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Susan R. Cooper's
DON'T DRINK THE WATER
An E.J. Pugh Mystery
 
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DON'T DRINK THE WATER
Chapter One
(Read or print)

"You've got the sunscreen?" I asked my husband.
"No, you have it"
"I gave it to you," I told him gritting my teeth in my patience and understanding.
"You don't love us anymore, do you?" Bessie asked from her perch on the king-sized bed.
Willis and I looked at her. Bessie is very good at manipulating -- as are most children -- and we've been instructed to meet these attempts head-on.
"Yes, we love you," I said. "But that doesn't mean we can't take a vacation without you."
The look on her face was skeptical.
"We'll only be gone a little while," Willis said, which would have earned him a frown from Anne, our family therapist.
You'll be with your grandmother and your brother and sister and all the dogs and cats and you'll have a wonderful time. And we have the right to go on a vacation. We're grown-ups," I said.
She scurried off the bed and headed for the door. "Well, I hope you have a wonderful time. And don't worry about us." She sighed. "We'll be just fine."
She left, and Willis and I looked at each other. "We can't go," I said.
"Yes we can," he said.
"If we go we're terrible parents."
"If we don't go, we'll end up killing one of them. Then what kind of parents will we be?"
The thought of a long-term jail sentence was almost as appealing as the upcoming vacation. They both had their pros and cons. Excuse the pun.
The vacation had been my mother's idea -- concocted a couple of months before at Christmas. My mother is the proud parent of four daughters who rarely speak to each other and have very little in common. Therefore she thought it would be a marvelous idea for the four of us and our spouses to spend "quality" time together somewhere where none of us could run away.
Preferably an island.
My brother-in-law Arlan -- the Toad, as Willis and I not so affectionately call him -- came up with St. John in the U.S. Virgin Islands. This he told my mother, who told me, and each of the other sisters in turn.
Although Willis and I have been able to plead poverty in the past when any kind of family adventure had cow up, I'd made the unfortunate mistake of telling my mother about our daughter Bessie's birth grandmother's legacy to us of $85,000. Most of it was gone now, but there was enough left for this little jaunt.
Why a family of redheaded women would want to spend any time on a tropical island is beyond me, but that's Arlan for you. Full of big ideas that never make a lot of sense.
But somehow my mother had cajoled us all into it, and now here Willis and I were, packing and deserting our three children.
"There it is," Willis said, pointing triumphantly at the SPF 50 sunscreen in my carry-on bag.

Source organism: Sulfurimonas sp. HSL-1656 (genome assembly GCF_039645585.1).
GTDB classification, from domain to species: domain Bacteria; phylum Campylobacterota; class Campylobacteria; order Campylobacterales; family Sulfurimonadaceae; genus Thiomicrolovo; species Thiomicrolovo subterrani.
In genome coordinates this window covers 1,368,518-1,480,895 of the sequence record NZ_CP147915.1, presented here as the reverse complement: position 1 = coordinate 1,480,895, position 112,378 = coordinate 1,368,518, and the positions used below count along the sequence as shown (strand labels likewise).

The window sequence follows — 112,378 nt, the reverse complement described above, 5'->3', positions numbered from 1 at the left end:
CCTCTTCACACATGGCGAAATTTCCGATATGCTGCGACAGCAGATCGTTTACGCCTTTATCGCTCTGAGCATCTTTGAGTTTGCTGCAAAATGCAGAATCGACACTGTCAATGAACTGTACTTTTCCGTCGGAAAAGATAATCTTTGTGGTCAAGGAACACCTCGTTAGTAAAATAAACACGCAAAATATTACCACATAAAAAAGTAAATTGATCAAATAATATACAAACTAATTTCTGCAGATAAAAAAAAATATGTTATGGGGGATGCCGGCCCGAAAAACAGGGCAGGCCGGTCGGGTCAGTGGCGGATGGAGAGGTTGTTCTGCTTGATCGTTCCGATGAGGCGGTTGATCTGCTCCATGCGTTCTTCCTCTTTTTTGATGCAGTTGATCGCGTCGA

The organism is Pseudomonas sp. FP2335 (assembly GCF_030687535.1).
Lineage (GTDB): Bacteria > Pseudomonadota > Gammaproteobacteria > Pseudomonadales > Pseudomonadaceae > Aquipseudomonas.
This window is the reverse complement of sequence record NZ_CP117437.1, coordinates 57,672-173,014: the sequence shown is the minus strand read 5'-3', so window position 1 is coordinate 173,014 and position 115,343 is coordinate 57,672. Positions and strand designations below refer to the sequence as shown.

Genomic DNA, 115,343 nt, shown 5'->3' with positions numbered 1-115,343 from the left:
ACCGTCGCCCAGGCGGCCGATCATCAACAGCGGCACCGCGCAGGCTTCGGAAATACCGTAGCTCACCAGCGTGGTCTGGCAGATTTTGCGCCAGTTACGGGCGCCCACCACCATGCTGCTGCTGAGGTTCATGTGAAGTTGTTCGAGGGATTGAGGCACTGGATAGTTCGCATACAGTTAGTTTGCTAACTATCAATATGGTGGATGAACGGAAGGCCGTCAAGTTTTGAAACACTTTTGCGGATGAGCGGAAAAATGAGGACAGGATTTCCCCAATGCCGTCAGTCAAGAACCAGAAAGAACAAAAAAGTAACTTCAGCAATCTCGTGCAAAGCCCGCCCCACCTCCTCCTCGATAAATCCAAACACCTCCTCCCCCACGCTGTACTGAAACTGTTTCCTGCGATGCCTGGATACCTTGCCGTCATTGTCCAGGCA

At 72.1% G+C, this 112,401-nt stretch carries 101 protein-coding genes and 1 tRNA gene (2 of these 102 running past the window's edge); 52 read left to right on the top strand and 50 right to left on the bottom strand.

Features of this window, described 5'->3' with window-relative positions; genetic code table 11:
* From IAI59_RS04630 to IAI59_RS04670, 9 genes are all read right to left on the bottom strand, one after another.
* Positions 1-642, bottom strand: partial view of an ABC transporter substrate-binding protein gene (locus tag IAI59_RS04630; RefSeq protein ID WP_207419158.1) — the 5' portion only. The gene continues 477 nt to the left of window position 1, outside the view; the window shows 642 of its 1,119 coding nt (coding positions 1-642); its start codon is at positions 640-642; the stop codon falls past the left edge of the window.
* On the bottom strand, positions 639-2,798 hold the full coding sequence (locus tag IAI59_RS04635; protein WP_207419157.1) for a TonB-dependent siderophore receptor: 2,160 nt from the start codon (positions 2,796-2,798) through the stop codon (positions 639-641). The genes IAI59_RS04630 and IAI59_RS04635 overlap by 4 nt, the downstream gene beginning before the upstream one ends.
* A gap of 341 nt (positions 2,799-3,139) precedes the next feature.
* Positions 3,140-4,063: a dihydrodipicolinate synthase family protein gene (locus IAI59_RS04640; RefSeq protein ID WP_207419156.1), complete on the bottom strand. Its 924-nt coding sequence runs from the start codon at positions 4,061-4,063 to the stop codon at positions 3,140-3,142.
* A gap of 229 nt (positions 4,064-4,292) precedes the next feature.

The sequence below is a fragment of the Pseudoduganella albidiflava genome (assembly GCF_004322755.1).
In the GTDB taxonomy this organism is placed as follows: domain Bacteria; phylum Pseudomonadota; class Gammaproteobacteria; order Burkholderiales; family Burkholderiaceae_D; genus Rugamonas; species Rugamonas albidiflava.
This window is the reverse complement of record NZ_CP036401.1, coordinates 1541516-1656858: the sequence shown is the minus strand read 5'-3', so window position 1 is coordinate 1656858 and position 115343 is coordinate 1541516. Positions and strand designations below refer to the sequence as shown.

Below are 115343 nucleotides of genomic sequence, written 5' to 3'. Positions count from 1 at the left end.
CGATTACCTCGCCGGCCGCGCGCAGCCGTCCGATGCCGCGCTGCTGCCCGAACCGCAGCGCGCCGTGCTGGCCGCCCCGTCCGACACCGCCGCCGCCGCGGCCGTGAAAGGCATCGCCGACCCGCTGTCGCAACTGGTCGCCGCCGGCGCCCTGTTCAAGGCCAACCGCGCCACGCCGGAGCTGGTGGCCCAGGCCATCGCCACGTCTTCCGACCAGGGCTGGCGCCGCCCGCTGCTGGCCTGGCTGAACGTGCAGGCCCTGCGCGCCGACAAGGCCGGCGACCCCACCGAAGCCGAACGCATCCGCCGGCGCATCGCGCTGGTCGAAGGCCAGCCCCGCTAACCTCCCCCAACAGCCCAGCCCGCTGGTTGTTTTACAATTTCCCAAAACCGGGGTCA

"I should have bought more than one tube," I said.
"Do you think it's possible that they might actually sell sunscreen on an island?" Willis tries for sarcasm, but I find bun generally lacking in tone and quality.
"Maybe we can run by the drugstore on our way out of town," I suggested.
Willis looked at his watch. "It is now 9:03 A.M. Your parents expect us in Houston for lunch at twelve noon sharp. If we don't get out of this house in twelve minutes, we will be totally off schedule. I don't see any way we can make an unscheduled stop at the drugstore."
Don't ever marry an engineer -- unless you are attracted to anal retentive behavior.
"I can't leave the house in twelve minutes," I said.
"EJ., you will," my husband declared.
"I don't have the cats' stuff together"
"Graham's doing that."
"Oh, like he'll do it right! And I forgot to stop the paper-"
"I called them yesterday."
"The Mail-"
"Will be picked up by Luna next door. You told me that yourself. "
"Yeah, but what if she forgets?"
Willis threw a pair of underpants at me. "Pack this and shut up."
I sighed. I packed.
Somewhere along the way my mother picked up her own unique parenting skills. One of these was to endow each of her four daughters as special in some way. Elizabeth, the oldest, was the talented one. Nadine, the next, was the kind and nurturing one, Cheryl was the pretty one, and I was the smart one. All this did, of course, was tell us what we were not. Liz, Nadine, and I weren't pretty; Cheryl was stupid, unkind, and talentless.
The truly unfortunate part of this was Mother had a point -- although this is arguably a chicken versus egg situation. Liz is now the director of a small theater company in Houston, while Nadine is a registered nurse who has worked in OB/GYN at Houston's Ben Taub Hospital for fourteen years, and Cheryl, like it or not, is pretty. Very pretty. And Liz, Nadine, and I have hated her for as long as she or we have been around. Okay, I made straight "A"s in high school and carried a 3.9 GPA throughout college. But again, that could have been environmental.
Liz and Nadine are two years apart and became friends early in life. Cheryl is four years younger than Nadine and I'm a year younger than Cheryl. It was mother's plan that Cheryl and I, like Liz and Nadine before us, be close friends as well as loving sisters.
Mother is the queen of organization and accessorizing. Not only does she have shoes and purses for every outfit, but when I was younger and she smoked, she had a cigarette case and lighter case to match every change of clothes...

DON'T DRINK THE WATER
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